Keep in mind that as far as turning this into a habit goes, you’ll see better results if you can habit stack. If you have a firm morning routine, like you always drink your coffee at the kitchen table alone, then adding gratitude journaling to that established routine will be easier to make into a new habit. If you would like more tips and ideas on how to make journaling a habit, check out my article here.

How Often to Write In Your Gratitude Journal

The answer to this can actually be a touch tricky!

As far as making gratitude journaling a habit goes, it can be easiest for most people to attempt to make this a daily routine. However, studies have shown that writing in a gratitude journal for fifteen minutes per day three times a week may have the greatest impact. This is perhaps because it helps balance out gratitude fatigue and keeps things fresh. Keeping a three times a week habit can be more difficult to maintain though, so keep that in mind as you’re making this decision.

How to Keep a Gratitude Journal

Photo of young woman journaling

When you go to write your gratitude journal morning or night entries, there are a few tips to help you get the most out of your new practice.

The biggest key here is to be specific and descriptive. That doesn’t mean you need to write a paragraph for each item on your list, but a sentence or two.

Instead of writing that you are grateful for your partner, write that you are grateful they remember to buy the coffee creamer you like when they go to the grocery store.

Tim Ferriss is an entrepreneur, speaker, and long-time gratitude journal enthusiast. He says that to keep your gratitude journaling fresh, it can be helpful to keep four categories in mind. Writing these categories on a page in the back of your journal can be helpful, so when you get stuck, you can flip to them and use them as inspiration.

His four categories focus on relationships, opportunities, events of the day (or another day if you’re having feelings about it today), and simple things.

The first example about the coffee creamer above counts as a relationship category example. Opportunities may be that you are grateful you have the opportunity to drink your coffee alone each morning. An event for the day may be that you are grateful for the time you spent walking in the park and for the dogs you watched playing while you were there. A simple thing may be that you are grateful for the weather and how the sunlight really looks amazing in your kitchen.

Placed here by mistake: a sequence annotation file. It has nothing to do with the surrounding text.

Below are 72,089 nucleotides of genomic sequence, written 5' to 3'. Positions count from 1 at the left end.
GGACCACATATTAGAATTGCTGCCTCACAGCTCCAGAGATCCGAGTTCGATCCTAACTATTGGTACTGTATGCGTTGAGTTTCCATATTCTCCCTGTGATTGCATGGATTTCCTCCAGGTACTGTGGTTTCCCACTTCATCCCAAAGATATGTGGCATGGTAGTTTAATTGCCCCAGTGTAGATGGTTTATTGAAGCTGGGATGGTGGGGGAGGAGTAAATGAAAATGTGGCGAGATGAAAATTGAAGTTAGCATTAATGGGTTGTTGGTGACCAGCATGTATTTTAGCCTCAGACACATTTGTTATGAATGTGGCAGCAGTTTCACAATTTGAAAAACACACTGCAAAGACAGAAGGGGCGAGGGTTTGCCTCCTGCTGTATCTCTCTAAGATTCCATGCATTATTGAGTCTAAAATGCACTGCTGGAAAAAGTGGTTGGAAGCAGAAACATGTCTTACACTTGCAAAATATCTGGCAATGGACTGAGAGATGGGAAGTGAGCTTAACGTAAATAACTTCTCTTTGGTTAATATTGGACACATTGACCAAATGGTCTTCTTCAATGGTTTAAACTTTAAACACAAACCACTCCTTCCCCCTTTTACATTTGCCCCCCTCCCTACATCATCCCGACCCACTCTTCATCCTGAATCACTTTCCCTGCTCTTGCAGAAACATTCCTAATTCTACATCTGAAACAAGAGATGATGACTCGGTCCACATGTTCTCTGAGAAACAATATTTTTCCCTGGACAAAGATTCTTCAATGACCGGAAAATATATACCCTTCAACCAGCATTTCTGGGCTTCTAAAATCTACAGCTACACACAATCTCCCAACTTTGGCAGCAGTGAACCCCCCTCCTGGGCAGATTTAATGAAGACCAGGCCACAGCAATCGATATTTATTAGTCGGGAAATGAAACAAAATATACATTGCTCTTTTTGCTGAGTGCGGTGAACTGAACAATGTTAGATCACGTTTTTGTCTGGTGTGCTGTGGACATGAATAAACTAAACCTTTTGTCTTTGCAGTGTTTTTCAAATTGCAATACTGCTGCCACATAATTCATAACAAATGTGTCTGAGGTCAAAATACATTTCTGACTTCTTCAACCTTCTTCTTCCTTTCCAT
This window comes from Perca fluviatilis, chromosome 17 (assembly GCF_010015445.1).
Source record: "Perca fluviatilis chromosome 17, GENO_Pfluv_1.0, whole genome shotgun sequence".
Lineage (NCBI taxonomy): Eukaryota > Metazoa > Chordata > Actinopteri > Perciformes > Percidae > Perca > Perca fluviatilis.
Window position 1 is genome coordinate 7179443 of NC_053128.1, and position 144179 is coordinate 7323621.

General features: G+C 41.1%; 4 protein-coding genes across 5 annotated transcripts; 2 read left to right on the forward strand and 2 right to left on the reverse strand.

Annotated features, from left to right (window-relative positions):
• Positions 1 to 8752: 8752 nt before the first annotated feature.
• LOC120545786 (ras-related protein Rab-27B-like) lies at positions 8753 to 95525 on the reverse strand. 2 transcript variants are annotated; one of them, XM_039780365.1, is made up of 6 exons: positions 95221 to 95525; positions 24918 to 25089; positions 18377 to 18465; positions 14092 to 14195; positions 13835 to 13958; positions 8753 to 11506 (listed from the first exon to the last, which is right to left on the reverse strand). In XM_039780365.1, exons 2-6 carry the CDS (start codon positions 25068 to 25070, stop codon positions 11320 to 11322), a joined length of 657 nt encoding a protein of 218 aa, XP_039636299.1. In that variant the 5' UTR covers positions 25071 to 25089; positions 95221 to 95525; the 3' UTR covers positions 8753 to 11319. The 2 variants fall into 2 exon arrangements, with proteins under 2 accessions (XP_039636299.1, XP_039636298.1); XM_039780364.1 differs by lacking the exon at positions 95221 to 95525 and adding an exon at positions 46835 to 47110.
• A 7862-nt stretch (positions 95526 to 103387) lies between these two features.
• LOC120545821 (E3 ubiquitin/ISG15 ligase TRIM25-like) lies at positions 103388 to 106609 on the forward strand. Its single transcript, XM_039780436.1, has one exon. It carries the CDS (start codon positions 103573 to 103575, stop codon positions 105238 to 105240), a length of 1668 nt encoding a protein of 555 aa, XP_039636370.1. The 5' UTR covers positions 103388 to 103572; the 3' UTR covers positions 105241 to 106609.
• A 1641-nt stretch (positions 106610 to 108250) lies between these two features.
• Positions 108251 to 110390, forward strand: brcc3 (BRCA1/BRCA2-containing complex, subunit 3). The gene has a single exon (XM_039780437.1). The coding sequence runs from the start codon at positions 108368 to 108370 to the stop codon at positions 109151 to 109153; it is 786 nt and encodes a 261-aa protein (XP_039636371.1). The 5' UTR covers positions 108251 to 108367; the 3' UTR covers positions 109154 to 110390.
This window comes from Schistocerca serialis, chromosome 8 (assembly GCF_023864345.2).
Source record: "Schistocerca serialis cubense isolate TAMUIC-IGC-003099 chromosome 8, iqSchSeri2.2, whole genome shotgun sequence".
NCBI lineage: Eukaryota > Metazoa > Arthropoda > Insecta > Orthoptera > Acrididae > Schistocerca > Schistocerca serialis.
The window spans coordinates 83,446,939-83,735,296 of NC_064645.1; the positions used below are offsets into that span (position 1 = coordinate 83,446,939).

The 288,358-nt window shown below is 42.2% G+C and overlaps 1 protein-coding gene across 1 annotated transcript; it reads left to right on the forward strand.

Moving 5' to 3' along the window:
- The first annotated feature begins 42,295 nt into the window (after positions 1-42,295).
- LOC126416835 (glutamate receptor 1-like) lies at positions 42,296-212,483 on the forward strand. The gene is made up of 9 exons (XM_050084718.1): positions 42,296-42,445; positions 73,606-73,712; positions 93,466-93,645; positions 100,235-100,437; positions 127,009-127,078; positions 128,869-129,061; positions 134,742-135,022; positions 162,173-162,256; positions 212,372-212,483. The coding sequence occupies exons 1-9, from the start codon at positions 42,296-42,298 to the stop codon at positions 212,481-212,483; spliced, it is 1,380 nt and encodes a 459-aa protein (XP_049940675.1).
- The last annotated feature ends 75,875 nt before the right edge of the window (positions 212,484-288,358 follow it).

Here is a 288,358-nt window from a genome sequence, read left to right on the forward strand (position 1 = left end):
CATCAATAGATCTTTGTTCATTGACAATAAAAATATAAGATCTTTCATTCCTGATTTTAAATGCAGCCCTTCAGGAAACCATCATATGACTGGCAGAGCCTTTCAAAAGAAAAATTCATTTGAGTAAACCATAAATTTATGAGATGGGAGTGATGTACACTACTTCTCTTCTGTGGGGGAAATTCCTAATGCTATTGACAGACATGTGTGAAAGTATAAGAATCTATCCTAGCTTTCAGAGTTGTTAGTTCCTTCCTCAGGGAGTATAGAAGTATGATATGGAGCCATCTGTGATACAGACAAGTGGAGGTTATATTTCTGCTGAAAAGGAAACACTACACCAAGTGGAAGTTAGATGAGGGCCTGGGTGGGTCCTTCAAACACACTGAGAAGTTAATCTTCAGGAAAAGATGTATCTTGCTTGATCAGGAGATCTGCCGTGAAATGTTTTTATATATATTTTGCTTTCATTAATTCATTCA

In each of those examples, I attempted to add something a little more specific to why I’m grateful for it. The weather is something to be grateful for, but then I added a more specific note to why the sunlight was something that I feel grateful for today.

By being more specific, I feel the gratitude more in my chest. I’m also being more mindful of my surroundings and the things I’m happy about in my life.

Your Gratitude Journal Morning or Night Entries

Photo of woman journaling on paper

The more you practice writing in your gratitude journal, the more you’ll see the benefits and the more experienced and confident you’ll feel in the habit. If you feel stuck on what to write, don’t worry. That is a normal part of this process. It can make you feel like you’re ungrateful or incapable, but that’s not the case. The reason Tim Ferriss offers four-category suggestions for what to write about is that even experienced gratitude journalers run into days where they feel gratitude block. This is like writer’s block. Sometimes, it will happen. Don’t beat yourself up about it.

If it’s too hard to write a list one day, you can let that go. Try your best for at least five minutes, and then decide that you’ll try again the next time. That’s just not happening today. If you beat yourself up about it, you’ll get discouraged and drop the practice, which isn’t the goal at all.

If you can’t decide on the best time to write gratitude journal entries for yourself, then simply choose one. Flip a coin and start doing it. Then, if the habit sticks, and you enjoy it, stay with it! If it’s not working for you after the first week, then go ahead and try the opposite time of day. The truth is that when it comes to keeping your gratitude journal, there are tips and tricks to help you get the most benefits and be more mindful about your practice, but at the end of the day, the best tip is to follow what feels good.